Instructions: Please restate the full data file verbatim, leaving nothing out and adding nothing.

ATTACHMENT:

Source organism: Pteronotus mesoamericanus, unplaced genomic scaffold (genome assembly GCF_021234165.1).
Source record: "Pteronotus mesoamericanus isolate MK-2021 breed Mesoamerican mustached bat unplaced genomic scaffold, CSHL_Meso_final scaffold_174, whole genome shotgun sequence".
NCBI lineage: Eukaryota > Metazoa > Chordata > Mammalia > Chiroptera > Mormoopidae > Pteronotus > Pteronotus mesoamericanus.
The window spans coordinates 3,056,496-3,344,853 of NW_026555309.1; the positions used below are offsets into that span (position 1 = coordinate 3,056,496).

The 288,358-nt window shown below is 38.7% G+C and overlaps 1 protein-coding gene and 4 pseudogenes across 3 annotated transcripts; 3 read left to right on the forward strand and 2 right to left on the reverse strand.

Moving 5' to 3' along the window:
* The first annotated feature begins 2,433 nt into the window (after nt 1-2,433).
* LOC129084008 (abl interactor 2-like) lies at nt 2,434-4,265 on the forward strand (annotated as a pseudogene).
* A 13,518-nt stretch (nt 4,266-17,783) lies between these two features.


Source organism: Pteronotus mesoamericanus, unplaced genomic scaffold (genome assembly GCF_021234165.1).
Source record: "Pteronotus mesoamericanus isolate MK-2021 breed Mesoamerican mustached bat unplaced genomic scaffold, CSHL_Meso_final scaffold_174, whole genome shotgun sequence".
NCBI lineage: Eukaryota > Metazoa > Chordata > Mammalia > Chiroptera > Mormoopidae > Pteronotus > Pteronotus mesoamericanus.
The window spans coordinates 3,056,496-3,344,853 of NW_026555309.1; the positions used below are offsets into that span (position 1 = coordinate 3,056,496).

The 288,358-nt window shown below is 38.7% G+C and overlaps 1 protein-coding gene and 4 pseudogenes across 3 annotated transcripts; 3 read left to right on the forward strand and 2 right to left on the reverse strand.

Moving 5' to 3' along the window:
* The first annotated feature begins 2,433 nt into the window (after nt 1-2,433).
* LOC129084008 (abl interactor 2-like) lies at nt 2,434-4,265 on the forward strand (annotated as a pseudogene).
* A 13,518-nt stretch (nt 4,266-17,783) lies between these two features.